A broad coalition of groups across the nation is encouraging women to participate in Wednesday’s strike, called “A Day Without A Woman.”
The organized protest comes on International Women’s Day, and follows the successful Women’s March in January.
That mass protest on Jan. 21 — President Trump’s first full day in office –- saw huge crowds of demonstrators converge on the nation’s capital, and other rallies in cities across the country and the world.
The protest aims to highlight the economic power of women — as well as ongoing problems of discrimination and pay disparity.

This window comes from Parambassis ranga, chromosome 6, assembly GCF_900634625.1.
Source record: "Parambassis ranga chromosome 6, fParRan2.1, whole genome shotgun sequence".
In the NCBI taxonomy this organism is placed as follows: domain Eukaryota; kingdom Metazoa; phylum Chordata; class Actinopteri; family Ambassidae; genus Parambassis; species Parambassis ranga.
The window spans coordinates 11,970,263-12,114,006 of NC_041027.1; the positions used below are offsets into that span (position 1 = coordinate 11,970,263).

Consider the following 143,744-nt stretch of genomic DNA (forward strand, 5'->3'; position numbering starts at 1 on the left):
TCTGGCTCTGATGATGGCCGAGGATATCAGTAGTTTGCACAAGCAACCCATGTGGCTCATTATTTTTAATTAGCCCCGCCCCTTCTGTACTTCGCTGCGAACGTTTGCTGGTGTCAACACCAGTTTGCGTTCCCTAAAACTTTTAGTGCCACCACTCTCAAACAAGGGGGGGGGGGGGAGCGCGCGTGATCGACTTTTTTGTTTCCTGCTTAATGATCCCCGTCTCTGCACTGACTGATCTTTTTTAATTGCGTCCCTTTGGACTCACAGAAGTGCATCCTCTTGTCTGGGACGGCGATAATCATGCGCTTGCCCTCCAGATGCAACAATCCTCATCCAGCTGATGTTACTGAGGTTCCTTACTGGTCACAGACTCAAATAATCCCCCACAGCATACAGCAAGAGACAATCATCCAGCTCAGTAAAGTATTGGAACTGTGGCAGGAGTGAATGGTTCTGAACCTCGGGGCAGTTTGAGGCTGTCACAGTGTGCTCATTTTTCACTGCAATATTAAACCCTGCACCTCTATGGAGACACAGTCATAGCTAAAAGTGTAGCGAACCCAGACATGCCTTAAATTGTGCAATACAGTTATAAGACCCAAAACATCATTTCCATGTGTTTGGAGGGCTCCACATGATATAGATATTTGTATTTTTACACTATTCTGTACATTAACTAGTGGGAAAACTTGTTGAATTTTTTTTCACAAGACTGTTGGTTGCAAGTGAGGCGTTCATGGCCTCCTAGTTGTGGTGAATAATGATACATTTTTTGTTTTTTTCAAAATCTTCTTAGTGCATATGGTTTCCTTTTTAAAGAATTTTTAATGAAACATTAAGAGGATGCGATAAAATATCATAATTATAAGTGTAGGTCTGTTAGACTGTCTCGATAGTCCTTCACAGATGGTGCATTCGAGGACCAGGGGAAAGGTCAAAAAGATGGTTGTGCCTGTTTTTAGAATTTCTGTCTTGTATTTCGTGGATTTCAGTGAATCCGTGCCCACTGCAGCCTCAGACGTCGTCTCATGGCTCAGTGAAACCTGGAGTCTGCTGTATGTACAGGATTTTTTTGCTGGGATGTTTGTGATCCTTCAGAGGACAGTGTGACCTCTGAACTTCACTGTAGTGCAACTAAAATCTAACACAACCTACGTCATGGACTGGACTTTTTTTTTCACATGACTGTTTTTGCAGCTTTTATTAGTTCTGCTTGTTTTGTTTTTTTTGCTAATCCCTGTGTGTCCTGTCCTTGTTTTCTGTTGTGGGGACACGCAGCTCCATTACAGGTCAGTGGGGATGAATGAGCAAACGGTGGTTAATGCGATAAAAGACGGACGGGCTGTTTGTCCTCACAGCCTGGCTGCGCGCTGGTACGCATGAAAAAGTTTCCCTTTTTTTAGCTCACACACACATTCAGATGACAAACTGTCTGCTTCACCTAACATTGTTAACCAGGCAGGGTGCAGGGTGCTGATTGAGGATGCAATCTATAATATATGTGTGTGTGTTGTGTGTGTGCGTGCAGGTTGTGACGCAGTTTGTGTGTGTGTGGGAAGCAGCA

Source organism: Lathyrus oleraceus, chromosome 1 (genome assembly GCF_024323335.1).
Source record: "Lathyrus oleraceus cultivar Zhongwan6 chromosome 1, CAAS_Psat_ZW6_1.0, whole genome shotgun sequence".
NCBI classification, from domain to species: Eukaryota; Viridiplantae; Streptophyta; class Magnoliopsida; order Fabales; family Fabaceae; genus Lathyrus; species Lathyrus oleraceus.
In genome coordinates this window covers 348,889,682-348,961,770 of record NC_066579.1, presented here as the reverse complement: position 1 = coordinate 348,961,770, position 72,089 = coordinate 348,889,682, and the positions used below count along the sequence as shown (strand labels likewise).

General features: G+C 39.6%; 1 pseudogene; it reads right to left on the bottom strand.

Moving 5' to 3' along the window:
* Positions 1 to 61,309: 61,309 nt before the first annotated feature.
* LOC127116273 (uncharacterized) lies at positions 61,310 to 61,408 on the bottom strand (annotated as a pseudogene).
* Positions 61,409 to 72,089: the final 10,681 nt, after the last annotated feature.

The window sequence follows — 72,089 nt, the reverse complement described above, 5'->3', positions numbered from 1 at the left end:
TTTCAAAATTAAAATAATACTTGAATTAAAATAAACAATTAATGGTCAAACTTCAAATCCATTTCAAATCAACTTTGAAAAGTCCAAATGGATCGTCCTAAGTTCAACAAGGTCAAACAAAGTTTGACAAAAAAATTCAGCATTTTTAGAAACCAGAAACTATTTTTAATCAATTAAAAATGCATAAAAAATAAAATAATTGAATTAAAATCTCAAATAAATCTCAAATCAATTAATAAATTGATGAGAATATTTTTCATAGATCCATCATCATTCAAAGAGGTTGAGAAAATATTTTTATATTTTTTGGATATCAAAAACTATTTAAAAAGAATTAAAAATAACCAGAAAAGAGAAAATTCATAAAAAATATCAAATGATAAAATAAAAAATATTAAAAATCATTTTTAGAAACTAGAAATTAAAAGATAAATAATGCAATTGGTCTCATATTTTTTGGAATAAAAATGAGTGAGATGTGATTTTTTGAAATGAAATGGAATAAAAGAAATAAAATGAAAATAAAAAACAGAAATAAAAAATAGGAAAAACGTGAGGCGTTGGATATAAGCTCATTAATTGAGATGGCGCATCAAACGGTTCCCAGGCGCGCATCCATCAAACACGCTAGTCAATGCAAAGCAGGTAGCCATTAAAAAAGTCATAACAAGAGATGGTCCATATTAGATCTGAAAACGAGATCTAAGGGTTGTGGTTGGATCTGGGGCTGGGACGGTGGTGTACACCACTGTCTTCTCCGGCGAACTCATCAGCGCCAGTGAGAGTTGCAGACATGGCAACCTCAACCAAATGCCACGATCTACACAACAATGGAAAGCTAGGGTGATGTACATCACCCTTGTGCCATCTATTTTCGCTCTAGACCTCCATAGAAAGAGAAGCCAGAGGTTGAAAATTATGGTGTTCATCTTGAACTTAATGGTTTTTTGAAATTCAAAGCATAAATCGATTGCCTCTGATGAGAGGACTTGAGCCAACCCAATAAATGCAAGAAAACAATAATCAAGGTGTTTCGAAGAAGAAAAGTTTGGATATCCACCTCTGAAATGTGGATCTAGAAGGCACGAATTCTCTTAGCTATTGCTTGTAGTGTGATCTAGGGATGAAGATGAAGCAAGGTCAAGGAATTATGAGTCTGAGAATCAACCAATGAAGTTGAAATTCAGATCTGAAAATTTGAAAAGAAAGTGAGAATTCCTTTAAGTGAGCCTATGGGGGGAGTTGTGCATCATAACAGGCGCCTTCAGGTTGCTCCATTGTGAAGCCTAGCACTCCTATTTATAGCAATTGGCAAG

To show their economic importance and impact on society, women are being encouraged to take the day off from paid and unpaid labor and not to shop — except at women and minority owned and small businesses.
The National Domestic Workers Alliance has endorsed the strike.
Ai Jen Poo, who directs the group, which advocates for housekeepers, elder care and child care workers, says it’s a vital labor pool that’s too often grossly underpaid and undervalued.
“This is an opportunity for women, like the low-wage workers that I work with, to join together with women everywhere to say ‘women power this economy,’ to have that be visible and recognized and to think together about how we might shape the future with that power.”